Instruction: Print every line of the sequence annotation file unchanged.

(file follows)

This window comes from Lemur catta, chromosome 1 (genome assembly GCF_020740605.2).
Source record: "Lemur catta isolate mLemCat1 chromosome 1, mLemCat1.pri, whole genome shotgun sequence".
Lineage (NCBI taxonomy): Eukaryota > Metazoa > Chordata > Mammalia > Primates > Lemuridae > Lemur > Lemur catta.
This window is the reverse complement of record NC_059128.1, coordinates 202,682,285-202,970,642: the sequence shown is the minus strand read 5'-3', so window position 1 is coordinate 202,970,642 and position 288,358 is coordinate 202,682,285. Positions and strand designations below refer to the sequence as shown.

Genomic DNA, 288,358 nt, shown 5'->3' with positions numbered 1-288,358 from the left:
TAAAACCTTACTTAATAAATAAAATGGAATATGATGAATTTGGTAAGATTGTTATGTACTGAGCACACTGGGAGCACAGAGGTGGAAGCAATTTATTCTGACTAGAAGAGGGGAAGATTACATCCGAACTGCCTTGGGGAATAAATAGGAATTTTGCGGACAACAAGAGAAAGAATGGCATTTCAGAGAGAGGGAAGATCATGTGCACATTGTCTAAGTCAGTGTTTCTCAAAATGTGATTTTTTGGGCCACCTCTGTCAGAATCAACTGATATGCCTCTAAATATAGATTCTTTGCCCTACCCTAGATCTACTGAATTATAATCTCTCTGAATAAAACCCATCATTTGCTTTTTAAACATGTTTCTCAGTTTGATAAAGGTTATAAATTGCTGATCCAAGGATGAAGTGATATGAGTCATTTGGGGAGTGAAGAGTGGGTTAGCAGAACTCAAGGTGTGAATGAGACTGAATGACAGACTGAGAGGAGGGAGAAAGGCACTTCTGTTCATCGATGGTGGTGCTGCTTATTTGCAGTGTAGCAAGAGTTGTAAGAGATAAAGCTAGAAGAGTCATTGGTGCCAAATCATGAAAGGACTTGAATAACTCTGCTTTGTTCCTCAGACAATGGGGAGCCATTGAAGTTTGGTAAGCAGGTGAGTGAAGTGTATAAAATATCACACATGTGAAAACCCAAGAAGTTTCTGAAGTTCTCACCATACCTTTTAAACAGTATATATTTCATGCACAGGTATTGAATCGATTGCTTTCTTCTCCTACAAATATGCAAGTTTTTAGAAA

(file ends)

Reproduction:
This window comes from Lemur catta, chromosome 1 (genome assembly GCF_020740605.2).
Source record: "Lemur catta isolate mLemCat1 chromosome 1, mLemCat1.pri, whole genome shotgun sequence".
Lineage (NCBI taxonomy): Eukaryota > Metazoa > Chordata > Mammalia > Primates > Lemuridae > Lemur > Lemur catta.
This window is the reverse complement of record NC_059128.1, coordinates 202,682,285-202,970,642: the sequence shown is the minus strand read 5'-3', so window position 1 is coordinate 202,970,642 and position 288,358 is coordinate 202,682,285. Positions and strand designations below refer to the sequence as shown.

Genomic DNA, 288,358 nt, shown 5'->3' with positions numbered 1-288,358 from the left:
TAAAACCTTACTTAATAAATAAAATGGAATATGATGAATTTGGTAAGATTGTTATGTACTGAGCACACTGGGAGCACAGAGGTGGAAGCAATTTATTCTGACTAGAAGAGGGGAAGATTACATCCGAACTGCCTTGGGGAATAAATAGGAATTTTGCGGACAACAAGAGAAAGAATGGCATTTCAGAGAGAGGGAAGATCATGTGCACATTGTCTAAGTCAGTGTTTCTCAAAATGTGATTTTTTGGGCCACCTCTGTCAGAATCAACTGATATGCCTCTAAATATAGATTCTTTGCCCTACCCTAGATCTACTGAATTATAATCTCTCTGAATAAAACCCATCATTTGCTTTTTAAACATGTTTCTCAGTTTGATAAAGGTTATAAATTGCTGATCCAAGGATGAAGTGATATGAGTCATTTGGGGAGTGAAGAGTGGGTTAGCAGAACTCAAGGTGTGAATGAGACTGAATGACAGACTGAGAGGAGGGAGAAAGGCACTTCTGTTCATCGATGGTGGTGCTGCTTATTTGCAGTGTAGCAAGAGTTGTAAGAGATAAAGCTAGAAGAGTCATTGGTGCCAAATCATGAAAGGACTTGAATAACTCTGCTTTGTTCCTCAGACAATGGGGAGCCATTGAAGTTTGGTAAGCAGGTGAGTGAAGTGTATAAAATATCACACATGTGAAAACCCAAGAAGTTTCTGAAGTTCTCACCATACCTTTTAAACAGTATATATTTCATGCACAGGTATTGAATCGATTGCTTTCTTCTCCTACAAATATGCAAGTTTTTAGAAA